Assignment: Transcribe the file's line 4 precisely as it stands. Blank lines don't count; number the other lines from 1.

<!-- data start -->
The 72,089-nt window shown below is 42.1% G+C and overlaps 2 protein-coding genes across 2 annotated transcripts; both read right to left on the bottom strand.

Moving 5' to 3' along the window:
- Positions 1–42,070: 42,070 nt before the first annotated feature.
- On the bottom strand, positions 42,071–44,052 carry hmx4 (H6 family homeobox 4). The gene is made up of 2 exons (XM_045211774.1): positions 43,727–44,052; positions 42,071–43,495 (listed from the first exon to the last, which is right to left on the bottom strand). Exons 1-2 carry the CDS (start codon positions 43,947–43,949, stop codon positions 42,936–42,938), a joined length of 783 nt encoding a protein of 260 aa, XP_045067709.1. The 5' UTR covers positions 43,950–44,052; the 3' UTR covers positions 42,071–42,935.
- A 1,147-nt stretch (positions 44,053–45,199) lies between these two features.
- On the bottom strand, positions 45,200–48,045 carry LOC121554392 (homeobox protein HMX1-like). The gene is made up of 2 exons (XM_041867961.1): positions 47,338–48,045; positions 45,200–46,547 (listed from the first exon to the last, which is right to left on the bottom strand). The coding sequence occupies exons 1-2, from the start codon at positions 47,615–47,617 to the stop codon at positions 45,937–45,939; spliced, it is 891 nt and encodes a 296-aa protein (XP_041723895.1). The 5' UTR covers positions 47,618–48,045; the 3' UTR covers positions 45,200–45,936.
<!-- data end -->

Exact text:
- On the bottom strand, positions 42,071–44,052 carry hmx4 (H6 family homeobox 4). The gene is made up of 2 exons (XM_045211774.1): positions 43,727–44,052; positions 42,071–43,495 (listed from the first exon to the last, which is right to left on the bottom strand). Exons 1-2 carry the CDS (start codon positions 43,947–43,949, stop codon positions 42,936–42,938), a joined length of 783 nt encoding a protein of 260 aa, XP_045067709.1. The 5' UTR covers positions 43,950–44,052; the 3' UTR covers positions 42,071–42,935.